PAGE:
I was actually worried it would be too obvious! Indian grandmothers are the centre of many families – and yet remain curiously invisible within and outside the home. They are expected to be the carriers of culture, expected to pass down morality in traditional families – and police other women’s moral goodness. But without any economic or reproductive value they are treated as beings to respect, then ignore. She’s the only character who could speak to the patriarch that way; he has to seem to listen, at least.
The one character you did dispose of from the play was the King of France. Did you ever toy with the idea of keeping him in the narrative, or was it always clear that he needed to go, in order to give Sita (Cordelia) autonomy and a voice of her own.
Yes, there is an early draft in which the King of France and Duke of Burgundy make an appearance. In that, Jivan watches the love test from the bunker in real time hours after he arrives in Delhi. But structurally that wasn’t working – and then Sita developed into more of an activist and the myth of her sexuality, the other characters’ fear of it; became more powerful to explore and the suitors had to go.
The Company is surely richer and more powerful than any actual company or family. Is that intended as a metaphor for the role of private wealth and power – in India and in the world at large?
It’s so fascinating to me that in the UK some readers have found the wealth outlandish – when all you have to do is think about the Ambani family, the Tata family – they are just as wealthy and have a much bigger reach than my Company – because they own international interests in petroleum, steel and manufacturing; they influence and work within political and cultural elites across the world, from the USA to the UK and Russia. The level of wealth implied in We That Are Young is real and exists – but I actually held back quite a lot – you know – there’s no gold plated elevators etc - remember Nigel Farage at Trump Towers? Except for Jivan– he’s the character who provides the Western gaze – I didn’t want the text to gawp at this wealth because it’s written from insider points of view. The metaphor of the Company is easy to track back to Empire, the British East India Company. Here it is in its latest iteration – capitalism unchecked in its power to own everything and everyone; (the word also has theatre references) so in that sense it’s a comment on the rich owning the rest of us, it’s a comment on freedom.
You keep many of the iconic plot points from King Lear – e.g. the chaining up of Kent, the blinding of Gloucester. How did you manage to use them in such a way that they retain their shock value?
It took a lot of drafts to get away from Shakespeare’s text, and yet stay near enough to suggest how that influence operates in culture. With the violence, I think it’s about building enough of a world around the characters so those moments seem organic. It’s a brutal society. Radha for example – she’s violent because she’s learned to be from her husband and father and ‘Uncle’ – she’s learned violence to survive. And she’s had great violence done to her.
The real social world seems a violent place to me though it certainly contains absolute kindness and community. What we see on the outside – who we think we know, and how people behave – what shocks us about others, and what we are capable of ourselves – and what the roots of that are in our literature, culture and mythology – that’s what I wanted to explore.
I loved the ‘take it or leave it’ way you sprinkled the text with untranslated Hindi and other languages. Were you ever tempted to go soft on your monoglot readers and offer in-text translations or a glossary, or did you always intend them to make to work at it?
Explanations wouldn’t work in a world where multilingual Indian characters are speaking to each other and I had to be true to that. The main languages in the novel are Sanskrit, Hindi, English, Hinglish and Napurthali (which is made up). I love that you use the word ‘monoglot’ rather than ‘English’ or ‘Western’ like some have – because of course a lot of ‘English’ and ‘Western’ readers are Hindi speakers too. Lots of monoglot readers have told me, like you, that they love this aspect of the book because its so immersive, and others who speak both languages have said how glad they are to see it written like this, the way they speak, without that sense of having to explain themselves.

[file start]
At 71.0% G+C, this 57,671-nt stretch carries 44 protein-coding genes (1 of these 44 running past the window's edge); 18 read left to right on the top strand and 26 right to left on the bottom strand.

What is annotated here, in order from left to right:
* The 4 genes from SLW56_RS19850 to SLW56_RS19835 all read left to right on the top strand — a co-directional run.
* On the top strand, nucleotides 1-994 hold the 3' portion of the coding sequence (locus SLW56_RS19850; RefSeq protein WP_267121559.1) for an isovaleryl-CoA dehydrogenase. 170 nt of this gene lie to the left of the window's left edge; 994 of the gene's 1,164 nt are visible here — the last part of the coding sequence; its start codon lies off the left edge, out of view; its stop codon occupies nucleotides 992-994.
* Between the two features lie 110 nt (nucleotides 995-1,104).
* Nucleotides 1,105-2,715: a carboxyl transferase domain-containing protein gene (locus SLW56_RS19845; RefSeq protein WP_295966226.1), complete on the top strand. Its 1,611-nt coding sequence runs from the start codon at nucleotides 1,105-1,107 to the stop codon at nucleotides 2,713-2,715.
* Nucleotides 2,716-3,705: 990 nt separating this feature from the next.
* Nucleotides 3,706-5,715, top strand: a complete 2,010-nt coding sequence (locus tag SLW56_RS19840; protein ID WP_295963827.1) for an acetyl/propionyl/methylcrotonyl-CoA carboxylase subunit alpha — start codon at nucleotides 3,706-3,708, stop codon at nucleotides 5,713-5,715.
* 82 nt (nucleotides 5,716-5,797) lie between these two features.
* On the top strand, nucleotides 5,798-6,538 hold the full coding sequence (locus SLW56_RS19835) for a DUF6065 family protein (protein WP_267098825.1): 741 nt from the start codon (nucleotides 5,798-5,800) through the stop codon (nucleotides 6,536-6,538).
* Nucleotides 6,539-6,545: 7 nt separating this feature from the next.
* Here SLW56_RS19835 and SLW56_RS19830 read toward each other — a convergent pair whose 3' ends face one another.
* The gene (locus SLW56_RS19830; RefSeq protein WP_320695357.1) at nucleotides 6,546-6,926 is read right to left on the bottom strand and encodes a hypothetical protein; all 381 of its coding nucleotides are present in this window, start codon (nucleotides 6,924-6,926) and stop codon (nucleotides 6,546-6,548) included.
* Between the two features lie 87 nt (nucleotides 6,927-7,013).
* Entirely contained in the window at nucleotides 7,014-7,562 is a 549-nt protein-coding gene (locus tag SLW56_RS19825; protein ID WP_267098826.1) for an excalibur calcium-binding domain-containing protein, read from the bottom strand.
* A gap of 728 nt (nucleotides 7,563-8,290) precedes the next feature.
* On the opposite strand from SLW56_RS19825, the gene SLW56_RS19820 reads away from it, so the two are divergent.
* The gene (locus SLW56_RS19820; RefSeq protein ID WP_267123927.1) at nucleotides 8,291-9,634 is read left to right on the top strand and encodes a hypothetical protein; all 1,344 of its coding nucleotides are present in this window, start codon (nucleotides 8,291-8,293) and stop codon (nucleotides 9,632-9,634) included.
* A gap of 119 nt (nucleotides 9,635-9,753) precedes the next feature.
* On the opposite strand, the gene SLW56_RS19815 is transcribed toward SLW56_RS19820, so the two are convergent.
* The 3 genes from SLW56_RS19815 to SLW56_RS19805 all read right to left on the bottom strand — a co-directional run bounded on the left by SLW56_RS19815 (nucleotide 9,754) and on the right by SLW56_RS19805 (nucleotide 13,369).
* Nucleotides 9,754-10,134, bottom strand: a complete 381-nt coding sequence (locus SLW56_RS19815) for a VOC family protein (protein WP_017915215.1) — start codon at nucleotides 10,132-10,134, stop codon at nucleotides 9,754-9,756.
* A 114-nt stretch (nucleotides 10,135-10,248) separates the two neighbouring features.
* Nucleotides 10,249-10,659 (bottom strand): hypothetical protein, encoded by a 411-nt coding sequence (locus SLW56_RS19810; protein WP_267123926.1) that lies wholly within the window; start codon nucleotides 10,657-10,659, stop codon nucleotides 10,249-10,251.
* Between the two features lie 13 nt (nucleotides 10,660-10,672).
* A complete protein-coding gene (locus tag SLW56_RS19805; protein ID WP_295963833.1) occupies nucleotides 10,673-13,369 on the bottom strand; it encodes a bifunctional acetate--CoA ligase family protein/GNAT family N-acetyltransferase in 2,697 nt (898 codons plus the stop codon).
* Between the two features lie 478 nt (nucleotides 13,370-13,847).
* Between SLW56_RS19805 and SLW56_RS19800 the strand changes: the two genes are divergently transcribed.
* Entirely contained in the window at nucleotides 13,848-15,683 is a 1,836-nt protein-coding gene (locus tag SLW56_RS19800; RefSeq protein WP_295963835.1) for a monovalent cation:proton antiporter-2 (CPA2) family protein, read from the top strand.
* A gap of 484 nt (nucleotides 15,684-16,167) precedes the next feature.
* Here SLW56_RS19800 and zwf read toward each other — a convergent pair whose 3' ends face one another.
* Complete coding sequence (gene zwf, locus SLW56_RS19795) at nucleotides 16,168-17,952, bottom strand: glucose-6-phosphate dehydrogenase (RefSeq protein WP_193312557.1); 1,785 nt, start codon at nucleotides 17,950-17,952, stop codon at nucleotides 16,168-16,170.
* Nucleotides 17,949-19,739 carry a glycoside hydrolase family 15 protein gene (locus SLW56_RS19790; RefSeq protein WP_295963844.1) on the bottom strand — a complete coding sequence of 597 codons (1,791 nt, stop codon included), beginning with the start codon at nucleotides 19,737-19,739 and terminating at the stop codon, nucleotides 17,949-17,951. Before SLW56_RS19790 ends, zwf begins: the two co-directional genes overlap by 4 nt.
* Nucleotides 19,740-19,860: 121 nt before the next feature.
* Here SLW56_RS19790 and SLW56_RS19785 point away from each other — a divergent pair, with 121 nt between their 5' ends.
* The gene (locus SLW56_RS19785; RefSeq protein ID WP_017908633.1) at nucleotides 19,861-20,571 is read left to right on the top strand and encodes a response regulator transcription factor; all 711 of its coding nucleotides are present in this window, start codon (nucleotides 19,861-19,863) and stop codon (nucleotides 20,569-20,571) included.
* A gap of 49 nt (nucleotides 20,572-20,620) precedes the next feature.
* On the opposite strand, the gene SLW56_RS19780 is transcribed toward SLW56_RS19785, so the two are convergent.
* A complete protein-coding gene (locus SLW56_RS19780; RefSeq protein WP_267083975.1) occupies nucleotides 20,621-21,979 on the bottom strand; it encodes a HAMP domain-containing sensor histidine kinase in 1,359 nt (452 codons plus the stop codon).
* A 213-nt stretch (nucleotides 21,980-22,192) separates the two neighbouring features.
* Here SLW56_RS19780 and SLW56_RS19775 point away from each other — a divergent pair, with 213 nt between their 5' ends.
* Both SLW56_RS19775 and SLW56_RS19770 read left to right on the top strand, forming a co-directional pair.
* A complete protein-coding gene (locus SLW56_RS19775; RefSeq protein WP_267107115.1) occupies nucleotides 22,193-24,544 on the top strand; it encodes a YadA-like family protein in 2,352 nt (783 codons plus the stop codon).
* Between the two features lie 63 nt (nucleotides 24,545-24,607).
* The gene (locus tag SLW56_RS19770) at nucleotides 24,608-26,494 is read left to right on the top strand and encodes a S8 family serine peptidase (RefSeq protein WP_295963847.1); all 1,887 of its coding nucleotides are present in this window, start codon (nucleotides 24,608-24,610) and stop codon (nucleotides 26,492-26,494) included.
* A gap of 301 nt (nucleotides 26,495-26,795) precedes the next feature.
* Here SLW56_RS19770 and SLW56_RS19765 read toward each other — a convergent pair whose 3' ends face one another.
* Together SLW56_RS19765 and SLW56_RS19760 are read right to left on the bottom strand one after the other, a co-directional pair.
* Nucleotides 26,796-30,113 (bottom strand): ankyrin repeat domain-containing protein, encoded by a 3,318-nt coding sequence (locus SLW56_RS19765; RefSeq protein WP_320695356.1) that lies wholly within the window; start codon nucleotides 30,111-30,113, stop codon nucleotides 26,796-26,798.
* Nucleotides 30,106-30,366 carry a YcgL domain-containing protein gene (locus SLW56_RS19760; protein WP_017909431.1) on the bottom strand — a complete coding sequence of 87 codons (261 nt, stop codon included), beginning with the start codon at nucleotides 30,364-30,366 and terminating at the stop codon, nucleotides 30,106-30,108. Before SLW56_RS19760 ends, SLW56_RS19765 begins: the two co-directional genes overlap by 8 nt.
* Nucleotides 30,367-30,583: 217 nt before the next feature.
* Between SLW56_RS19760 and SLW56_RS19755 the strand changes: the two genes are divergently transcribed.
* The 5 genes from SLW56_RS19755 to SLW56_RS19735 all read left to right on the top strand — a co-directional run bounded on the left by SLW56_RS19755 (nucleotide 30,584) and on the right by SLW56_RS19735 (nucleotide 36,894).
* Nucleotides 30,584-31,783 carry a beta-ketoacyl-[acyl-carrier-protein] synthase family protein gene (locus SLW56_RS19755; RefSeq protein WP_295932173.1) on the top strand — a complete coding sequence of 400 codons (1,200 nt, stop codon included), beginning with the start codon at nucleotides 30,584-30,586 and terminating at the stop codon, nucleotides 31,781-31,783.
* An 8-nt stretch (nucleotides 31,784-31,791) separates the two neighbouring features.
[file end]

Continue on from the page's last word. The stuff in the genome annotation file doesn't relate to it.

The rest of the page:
I’m OK with readers having to ‘work at it’ and it certainly was a political and aesthetic decision. There are so many registers of language in English – for example – a kind of dialect code that if you don’t know it, you won’t get it. I’ve had to navigate that all my life. We all do. Language and the way we use it makes us both familiar and strange to each other, and we have to be alive to that hybridity – it’s exciting and I think not knowing makes us honestly more equal.
Doubt - especially about what we think we know is fundamental to my work. That’s what I want to get to on the page and into the reading experience. Self-doubt is such a powerful emotion since it’s based in fear of our own mortality. We have to embrace it – it makes us braver, more willing and able to work things out for ourselves and find empathy for what we don’t understand.
In addition to your writing and film making, you are also the founder of Visual Verse – can you tell us a bit more about that?
Kristen Harrison and I started Visual Verse in 2013 – she knew I needed a project to get me out of a creative slump. She runs The Curved House, a small publishing and digital media company; she came up with the concept and brought in the wonderful designer Mr Pete Lewis who contributed his skills for free. Visual Verse is an ekphrastic writing prompt site – people submit 50-500 words, written in the space of an hour, in response to an image we post. We change the image each month, and kick start things with three or four pieces by lead writers I commission beforehand. Then we open it up to the public – and that means writers from all over the world. We read every submission, and post the ones we like best: we run it around our jobs, we publish writers of all ages and backgrounds, and it’s totally free. It’s four years old now and it’s gone from 30 subs a month to over 250. We’ve had kids, written books, changed countries, had health issues, got dogs, lost them – and yet it keeps going – because the community of writers is so fantastic. We publish big names, emerging voices and first-timers together. The site makes me happy every day!
You must be still in a whirl of activity round the publishing of We That Are Young. But do you know where you might venture next?
It’s been brilliant to publish We That Are Young with such an avant garde press in the UK as Galley Beggar Press. The book has now been picked up by some incredible editors and publishers in different parts of the world. The next thing is going to be set in the UK; that’s all I can say. I’m very glad to be working on it while We That Are Young makes it’s voyage out.
Thank you, Preti.
You can read Catriona Troth’s review of We That Are Young on Bookmuse here.
You can read Catriona Troth’s review of We That Are Young on Bookmuse here.